Raccoons may have a bad rep when it comes to residential and commercial communities, however, these mammals are quite fascinating. Raccoons are medium-sized mammals that supplement their diet with fruits, plants, insects, and small invertebrates like crayfish. They are nocturnal, meaning they sleep during the day and are active during the night. They are easily recognized by their two most distinguishing characteristics, their human-like paws and their black “bandit” mask across their eyes. Raccoons have dense fur that both, keeps them cool in the heat, and warm in the cold. Although raccoons are typically looked at as either nuisances or food, there are many interesting actualities to know about them. Read on to learn more about raccoons!
Just like bears and other hibernating animals, raccoons hibernate as well. However, raccoons only hibernate for a few weeks to avoid harsh and cold weather conditions, unlike other hibernating animals that sleep for entire seasons. Before going into hibernation, raccoons indulge in extra calories to store fat and stay warm in their dens.
Raccoons Live in Dens
Raccoons’ homes are called dens, similar to a fox den. This can be a hole in a tree or hollow log, or an empty burrow. They use these spaces to live, eat, breed, sleep, and even hibernate. Raccoons are diurnal, meaning they make their homes above ground and below ground. They do not like to dig their own homes underground, so they will often times claim an abandoned burrow instead.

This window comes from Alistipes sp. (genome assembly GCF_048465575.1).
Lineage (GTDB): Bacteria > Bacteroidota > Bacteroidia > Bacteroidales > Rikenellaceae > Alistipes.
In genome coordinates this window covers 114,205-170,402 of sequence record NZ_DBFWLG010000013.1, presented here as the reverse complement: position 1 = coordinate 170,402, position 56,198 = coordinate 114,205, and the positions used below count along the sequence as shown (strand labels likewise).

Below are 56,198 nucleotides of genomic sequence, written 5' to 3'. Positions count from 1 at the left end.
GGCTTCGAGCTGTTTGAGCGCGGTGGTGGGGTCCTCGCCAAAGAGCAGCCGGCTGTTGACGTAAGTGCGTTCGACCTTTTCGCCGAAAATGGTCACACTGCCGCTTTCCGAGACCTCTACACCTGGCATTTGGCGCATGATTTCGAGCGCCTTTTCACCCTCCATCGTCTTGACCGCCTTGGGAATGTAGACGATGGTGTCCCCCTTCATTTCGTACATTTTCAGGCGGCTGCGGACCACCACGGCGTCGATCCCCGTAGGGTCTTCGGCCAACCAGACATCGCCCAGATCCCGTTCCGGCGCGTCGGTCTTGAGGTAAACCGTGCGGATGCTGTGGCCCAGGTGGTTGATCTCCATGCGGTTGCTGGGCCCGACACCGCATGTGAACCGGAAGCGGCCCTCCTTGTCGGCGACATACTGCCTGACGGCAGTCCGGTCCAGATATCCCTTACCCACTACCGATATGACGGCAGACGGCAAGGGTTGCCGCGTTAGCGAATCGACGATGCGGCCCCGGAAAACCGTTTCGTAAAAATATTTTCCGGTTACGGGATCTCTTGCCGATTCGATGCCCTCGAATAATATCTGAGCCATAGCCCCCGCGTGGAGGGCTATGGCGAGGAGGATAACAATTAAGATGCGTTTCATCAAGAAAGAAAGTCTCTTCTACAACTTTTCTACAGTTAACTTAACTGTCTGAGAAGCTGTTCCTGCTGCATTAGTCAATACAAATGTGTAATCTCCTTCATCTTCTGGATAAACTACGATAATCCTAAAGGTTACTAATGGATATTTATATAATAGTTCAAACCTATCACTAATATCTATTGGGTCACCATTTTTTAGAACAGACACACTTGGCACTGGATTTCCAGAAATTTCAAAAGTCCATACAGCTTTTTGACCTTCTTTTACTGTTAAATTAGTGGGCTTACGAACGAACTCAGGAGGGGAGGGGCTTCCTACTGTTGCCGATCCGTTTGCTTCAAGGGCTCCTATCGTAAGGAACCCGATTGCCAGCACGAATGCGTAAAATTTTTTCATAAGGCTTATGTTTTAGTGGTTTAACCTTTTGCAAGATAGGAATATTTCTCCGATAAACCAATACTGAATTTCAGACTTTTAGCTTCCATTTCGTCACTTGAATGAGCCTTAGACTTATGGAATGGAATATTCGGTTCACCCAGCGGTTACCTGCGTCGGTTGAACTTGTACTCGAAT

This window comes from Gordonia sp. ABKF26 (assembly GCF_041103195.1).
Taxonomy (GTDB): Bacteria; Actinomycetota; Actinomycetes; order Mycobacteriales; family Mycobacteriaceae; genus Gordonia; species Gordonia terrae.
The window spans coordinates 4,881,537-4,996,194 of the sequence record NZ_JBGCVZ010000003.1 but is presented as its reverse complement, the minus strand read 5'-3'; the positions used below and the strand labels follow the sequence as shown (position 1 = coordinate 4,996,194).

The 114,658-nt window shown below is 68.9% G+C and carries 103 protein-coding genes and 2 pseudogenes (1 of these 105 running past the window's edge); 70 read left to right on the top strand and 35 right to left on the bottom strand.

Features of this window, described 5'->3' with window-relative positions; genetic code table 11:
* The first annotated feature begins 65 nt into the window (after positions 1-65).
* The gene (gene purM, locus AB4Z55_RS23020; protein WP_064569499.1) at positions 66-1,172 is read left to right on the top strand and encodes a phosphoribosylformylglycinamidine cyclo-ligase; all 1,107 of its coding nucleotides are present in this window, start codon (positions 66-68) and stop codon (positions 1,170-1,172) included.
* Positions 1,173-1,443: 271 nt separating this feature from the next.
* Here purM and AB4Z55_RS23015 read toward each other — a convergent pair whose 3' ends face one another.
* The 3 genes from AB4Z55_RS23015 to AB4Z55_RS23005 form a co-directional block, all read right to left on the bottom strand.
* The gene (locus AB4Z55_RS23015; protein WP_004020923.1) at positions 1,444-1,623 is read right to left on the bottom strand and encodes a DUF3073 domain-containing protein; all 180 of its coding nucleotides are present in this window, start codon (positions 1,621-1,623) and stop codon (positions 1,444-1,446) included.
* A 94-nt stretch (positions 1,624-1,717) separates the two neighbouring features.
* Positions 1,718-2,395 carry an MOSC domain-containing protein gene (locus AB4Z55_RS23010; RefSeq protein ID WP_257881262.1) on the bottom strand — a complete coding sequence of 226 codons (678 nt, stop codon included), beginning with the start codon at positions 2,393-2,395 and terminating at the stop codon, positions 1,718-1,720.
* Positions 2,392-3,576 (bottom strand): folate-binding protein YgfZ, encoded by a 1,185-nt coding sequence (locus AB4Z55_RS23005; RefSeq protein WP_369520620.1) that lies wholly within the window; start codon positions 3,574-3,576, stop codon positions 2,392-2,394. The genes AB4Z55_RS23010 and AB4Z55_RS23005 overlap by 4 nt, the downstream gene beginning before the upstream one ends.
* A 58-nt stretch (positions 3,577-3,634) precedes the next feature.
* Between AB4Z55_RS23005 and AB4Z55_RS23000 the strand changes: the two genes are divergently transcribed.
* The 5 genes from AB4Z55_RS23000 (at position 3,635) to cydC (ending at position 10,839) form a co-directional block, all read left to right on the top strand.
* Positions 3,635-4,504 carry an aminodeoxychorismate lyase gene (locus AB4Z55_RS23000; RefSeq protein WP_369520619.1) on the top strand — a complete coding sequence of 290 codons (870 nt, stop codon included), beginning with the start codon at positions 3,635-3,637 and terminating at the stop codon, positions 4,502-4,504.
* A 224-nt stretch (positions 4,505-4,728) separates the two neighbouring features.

Raccoons are Prey to Other Animals
Although raccoons are clever creatures, they do fall prey to certain predators out there in the wild. Raccoons are considered food to certain Alpha species, such as bobcats, coyotes, cougars, and sometimes domesticated dogs. Raccoon pups are even more vulnerable to predators. Unfortunately the most common fate that raccoons face is a busy interstate.
Raccoons Will Most Likely Not Give Rabies to a Human
Everyone seems to think that raccoons bite humans and give them rabies all the time. They are known to be vicious rabies infested animals, but the truth is that there has never been an official documented case of a person getting rabies from a raccoon. Movies, books, and stories paint a different picture than this for entertainment reasons. Raccoons are still wild animals and should not ever be provoked or touched, but it is not likely they will attack and give you rabies.
There are Six Different Raccoons Species in the World
To most, a raccoon is a raccoon, and they all look the same. Many raccoons do look the same, but there are different species with unique and niche behaviors and characteristics depending on the region they live in. The six species are as follows: The Hilton Head Island raccoon, Florida raccoon, Matecumbe Bay raccoons, Alabama raccoons, Eastern Raccoons, and the Chesapeake Bay Raccoon.
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